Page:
A significant effect of showcasing by means of HDTVs as opposed to the conventional printed panel is its scale and luminosity. Comparatively, works shown on TV give a more dominant visual impact at a much larger scale. The luminosity of these screens served as a great advantage contrasted with the dark surrounds. The potential of transience and dynamism of a digital display screen was also exciting in terms of its effectiveness to showcase a large amount of work while retaining viewer interest in the content, instead of flooding viewers with large amounts of information at once (similar to what UTS has done with their architecture exhibition weeks before).
The questions then became to be: what to include in the screens, how are the works identified, categorised? How do the displayed graphics link to other student works? If there are transitions, how is timing controlled? Are the presentations looped? How do viewers locate a certain individual's work within the cohort? Furthermore, the process of collecting materials from students and the latter process of assembly and composition is laborious. How then to minimise the labour involved and streamline the whole workflow?
We also proposed a structure to cover the stands of the TVs, the design of this structure took to a few stages of evolution before we outsourced the work to the wonderful builder Paul, whom had taken over the rest of the construction and installation of the wall structure and the curtains behind.
As seen above the design of the TV slides began as a convoluted panel-esque layout which had to be simplified and clarified. The more pragmatic aspect also posed an issue, the relatively low ppi (pixel per inch) of the screens mean less detail can be incorporated. It was therefore logical to allow the graphics to be full bleed, single 'hero' images.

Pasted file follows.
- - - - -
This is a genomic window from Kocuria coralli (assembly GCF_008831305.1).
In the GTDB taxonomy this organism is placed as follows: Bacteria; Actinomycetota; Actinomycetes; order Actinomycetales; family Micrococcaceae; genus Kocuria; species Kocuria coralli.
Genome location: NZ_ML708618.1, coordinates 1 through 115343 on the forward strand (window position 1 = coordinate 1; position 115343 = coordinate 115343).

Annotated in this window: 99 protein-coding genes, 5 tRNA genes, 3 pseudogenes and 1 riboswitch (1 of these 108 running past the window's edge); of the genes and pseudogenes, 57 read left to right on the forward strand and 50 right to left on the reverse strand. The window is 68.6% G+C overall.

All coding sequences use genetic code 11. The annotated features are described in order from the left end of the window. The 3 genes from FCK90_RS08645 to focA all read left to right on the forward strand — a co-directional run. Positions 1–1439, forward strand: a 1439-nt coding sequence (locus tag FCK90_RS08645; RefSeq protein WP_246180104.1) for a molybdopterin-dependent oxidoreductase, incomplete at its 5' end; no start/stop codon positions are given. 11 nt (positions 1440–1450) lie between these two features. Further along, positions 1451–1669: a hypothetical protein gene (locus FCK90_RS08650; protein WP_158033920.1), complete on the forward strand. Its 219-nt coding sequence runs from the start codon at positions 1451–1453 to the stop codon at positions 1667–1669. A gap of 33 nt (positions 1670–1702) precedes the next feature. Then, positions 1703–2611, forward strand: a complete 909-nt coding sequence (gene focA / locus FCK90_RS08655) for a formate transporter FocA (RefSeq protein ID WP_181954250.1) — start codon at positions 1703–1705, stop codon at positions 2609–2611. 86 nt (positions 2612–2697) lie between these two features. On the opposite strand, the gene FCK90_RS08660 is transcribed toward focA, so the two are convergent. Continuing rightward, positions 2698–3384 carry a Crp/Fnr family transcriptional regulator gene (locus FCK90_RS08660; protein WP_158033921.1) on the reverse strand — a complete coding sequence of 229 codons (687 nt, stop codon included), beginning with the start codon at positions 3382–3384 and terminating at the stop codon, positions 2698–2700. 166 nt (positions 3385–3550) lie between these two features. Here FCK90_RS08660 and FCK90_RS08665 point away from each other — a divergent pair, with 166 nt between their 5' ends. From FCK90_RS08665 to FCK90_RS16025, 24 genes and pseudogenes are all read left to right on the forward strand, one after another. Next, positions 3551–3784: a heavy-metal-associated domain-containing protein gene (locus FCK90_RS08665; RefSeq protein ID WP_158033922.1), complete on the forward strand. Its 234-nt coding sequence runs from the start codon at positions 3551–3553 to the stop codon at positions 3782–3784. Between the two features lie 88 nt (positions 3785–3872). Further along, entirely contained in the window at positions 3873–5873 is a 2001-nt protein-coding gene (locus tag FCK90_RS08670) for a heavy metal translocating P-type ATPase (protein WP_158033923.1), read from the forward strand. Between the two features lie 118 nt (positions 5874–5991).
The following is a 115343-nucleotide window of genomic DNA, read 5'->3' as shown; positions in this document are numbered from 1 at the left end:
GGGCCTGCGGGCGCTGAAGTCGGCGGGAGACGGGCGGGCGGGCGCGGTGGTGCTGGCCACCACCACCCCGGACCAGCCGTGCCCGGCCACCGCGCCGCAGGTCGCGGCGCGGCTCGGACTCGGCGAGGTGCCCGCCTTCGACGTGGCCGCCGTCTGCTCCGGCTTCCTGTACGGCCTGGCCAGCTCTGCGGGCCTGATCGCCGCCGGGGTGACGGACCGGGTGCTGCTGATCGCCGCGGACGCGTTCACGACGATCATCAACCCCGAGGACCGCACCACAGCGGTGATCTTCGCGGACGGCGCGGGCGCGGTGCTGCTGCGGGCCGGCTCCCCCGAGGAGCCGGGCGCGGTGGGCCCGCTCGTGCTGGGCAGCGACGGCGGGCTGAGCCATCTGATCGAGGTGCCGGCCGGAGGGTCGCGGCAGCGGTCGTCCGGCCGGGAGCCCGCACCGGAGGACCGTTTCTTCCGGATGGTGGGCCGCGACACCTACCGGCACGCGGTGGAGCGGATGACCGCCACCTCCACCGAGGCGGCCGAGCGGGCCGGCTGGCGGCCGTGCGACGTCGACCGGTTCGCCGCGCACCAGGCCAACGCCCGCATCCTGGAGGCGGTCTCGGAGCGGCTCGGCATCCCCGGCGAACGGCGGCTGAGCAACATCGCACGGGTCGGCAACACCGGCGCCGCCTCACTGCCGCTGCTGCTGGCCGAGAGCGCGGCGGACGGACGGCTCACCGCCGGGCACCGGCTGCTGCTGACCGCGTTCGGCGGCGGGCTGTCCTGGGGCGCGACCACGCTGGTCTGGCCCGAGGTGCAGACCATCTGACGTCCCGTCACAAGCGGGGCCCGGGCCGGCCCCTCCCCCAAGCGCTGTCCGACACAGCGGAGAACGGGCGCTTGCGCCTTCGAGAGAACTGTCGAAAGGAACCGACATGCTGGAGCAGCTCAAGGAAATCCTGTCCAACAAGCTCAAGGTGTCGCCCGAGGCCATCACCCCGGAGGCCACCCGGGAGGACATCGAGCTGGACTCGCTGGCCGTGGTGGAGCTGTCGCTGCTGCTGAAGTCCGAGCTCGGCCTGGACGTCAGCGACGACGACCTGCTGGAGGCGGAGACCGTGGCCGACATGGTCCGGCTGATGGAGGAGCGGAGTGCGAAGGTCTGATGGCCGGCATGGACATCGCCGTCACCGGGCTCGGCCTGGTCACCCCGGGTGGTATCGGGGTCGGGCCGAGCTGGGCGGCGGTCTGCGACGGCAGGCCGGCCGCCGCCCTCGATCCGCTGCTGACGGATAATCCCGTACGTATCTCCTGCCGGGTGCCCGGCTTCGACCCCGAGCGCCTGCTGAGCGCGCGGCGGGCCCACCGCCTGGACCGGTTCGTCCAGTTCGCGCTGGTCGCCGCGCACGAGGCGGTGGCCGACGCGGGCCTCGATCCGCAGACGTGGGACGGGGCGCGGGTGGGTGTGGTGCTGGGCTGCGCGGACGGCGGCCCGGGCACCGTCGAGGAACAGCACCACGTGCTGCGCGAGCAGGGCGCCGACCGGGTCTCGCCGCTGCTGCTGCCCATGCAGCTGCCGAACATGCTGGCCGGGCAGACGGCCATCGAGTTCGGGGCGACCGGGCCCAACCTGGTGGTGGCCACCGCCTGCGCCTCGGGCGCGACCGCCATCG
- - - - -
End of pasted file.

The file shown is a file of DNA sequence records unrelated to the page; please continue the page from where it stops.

The second proposals were much more minimal and elegant.
To address the design intentions mentioned earlier, a sub-menu was include on the left. This new element served four purposes:
1. It identifies tutor groups
2. links respective graphics to student names
3. outlines the order of appearance
4. gives rough implication of waiting time to view a specific student's work
However, the overall light tone of the scheme was problematic as the legibility of the student names were relatively low, in additional to the surplus of light projected to the surrounds as a result of an overall bright screen. In the following week a dark scheme was proposed the following week. This scheme was used in the final exhibition and had aligned with the overall aesthetics of the space much more appropriately.
The black bar and top red accent stripe also serve to unite the visual identity of the screens and the hearth colour scheme.
This format was then finalised and the necessary documents, including the submission instructions document below, were sent out to the students. Each student was to submit a maximum of three slides with the prescribed dimensions. Menu bar elements were added after to all the submission and compiled into slideshows, each slide was given 9 seconds air time with 1 second fade transitions, the presentation ends on a white on black logo slide before looping to the start again.
TV WALL CONSTRUCTION
As seen in the initial picture of the available 60 inch TVs on stands, the external wiring would be visible without structures covering them, which would work against the aesthetics of the neighbouring plinths. As a result, we proposed the construction of a simple structure to hide the stands, the design of this structure ultimately served not only to hide unwanted cabling, but also as portfolio stands for portfolios directly associated to the slides shown. A decision was also made to raise the TVs to eye level by stacking cinder blocks underneath. The entire back wall spans black curtains to complete the black background from floor to ceiling, amplifying the effect of the luminous screens.